"Some recent commentators have attacked Herr's narration for its literary posturing, but his rhetoric isn't any more overheated than the superb cinematography by Vittorio Storaro or Murch's druggy audio effects. Those effects, like the ones in Coppola's earlier film, The Conversation (1974), probably qualify Murch as a coauteur; what he does in the opening sequence -- getting us from helicopter blades to the blades in a ceiling fan -- is as ravishing as any of the lap dissolves. Literary or not, Herr's hyperbolic prose... may be the best writing we have about American combat in Vietnam."

"Francis Ford Coppola’s Vietnam-era update of Joseph Conrad’s seminal novel Heart of Darkness, Apocalypse Now is an hallucinogenic trip into the jungles of the Far East. It is also occasionally flaccid, incomprehensible and obtuse. Yet, it manages to overcome these flaws to stand as a fascinating study of the nature of evil in man. Unfortunately, the journey is more interesting than the destination. Even a drug addled, frenzied Dennis Hopper cannot lift the scenes at Kurtz’ camp to the level of the rest of the film. Brando seems sedated, rather than morally bankrupt and weary. Why would anyone worship him as a god?"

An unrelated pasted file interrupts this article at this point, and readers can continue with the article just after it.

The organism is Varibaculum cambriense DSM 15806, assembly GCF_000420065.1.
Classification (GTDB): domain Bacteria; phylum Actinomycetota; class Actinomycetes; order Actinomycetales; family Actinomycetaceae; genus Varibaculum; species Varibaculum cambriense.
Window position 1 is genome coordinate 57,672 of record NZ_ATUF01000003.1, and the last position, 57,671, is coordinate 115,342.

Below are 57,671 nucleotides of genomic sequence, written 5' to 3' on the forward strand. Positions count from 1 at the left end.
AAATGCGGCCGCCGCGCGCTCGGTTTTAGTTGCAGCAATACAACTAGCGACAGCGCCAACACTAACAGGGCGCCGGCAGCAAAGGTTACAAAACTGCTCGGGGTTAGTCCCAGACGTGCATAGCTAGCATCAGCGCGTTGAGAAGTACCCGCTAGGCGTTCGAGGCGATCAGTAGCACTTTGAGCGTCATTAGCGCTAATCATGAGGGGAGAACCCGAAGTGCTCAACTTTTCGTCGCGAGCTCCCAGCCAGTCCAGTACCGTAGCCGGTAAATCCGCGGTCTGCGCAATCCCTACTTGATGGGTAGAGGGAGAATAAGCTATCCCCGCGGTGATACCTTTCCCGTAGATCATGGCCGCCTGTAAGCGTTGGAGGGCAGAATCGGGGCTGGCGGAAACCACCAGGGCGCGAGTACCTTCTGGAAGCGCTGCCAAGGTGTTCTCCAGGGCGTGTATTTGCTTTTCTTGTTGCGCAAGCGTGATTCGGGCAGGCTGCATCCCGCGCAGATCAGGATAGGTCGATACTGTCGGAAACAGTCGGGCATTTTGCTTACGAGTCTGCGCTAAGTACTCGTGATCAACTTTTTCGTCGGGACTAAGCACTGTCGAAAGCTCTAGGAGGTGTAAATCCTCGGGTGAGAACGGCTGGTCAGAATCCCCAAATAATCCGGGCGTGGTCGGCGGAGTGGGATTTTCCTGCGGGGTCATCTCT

That Film Girl said...

I watched Apocalypse Now for the first time not that long ago and I was blown away. As far as direction goes, it is absolutely beautiful (ironically). I would love to see it on the big screen.

ackatsis said...

Cool - I have a new subscriber!

We have no disagreement as far as "Apocalypse Now" is concerned. This is definitely my favourite Coppola film I've seen to date, and that includes "The Godfather," "The Godfather Part II," "The Conversation"... and "Jack." :-|

tosser said...

I could do with a rewatch, but if I'm feeling like a war movie, I'd rather rewatch Full Metal Jacket, and if I felt like a 'nature'[ish] movie, I'd rather rewatch Aguirre. Like All About Eve, not a bad movie, just not tone that matches my sensibilities.

The Conversation is easily my favorite Coppola.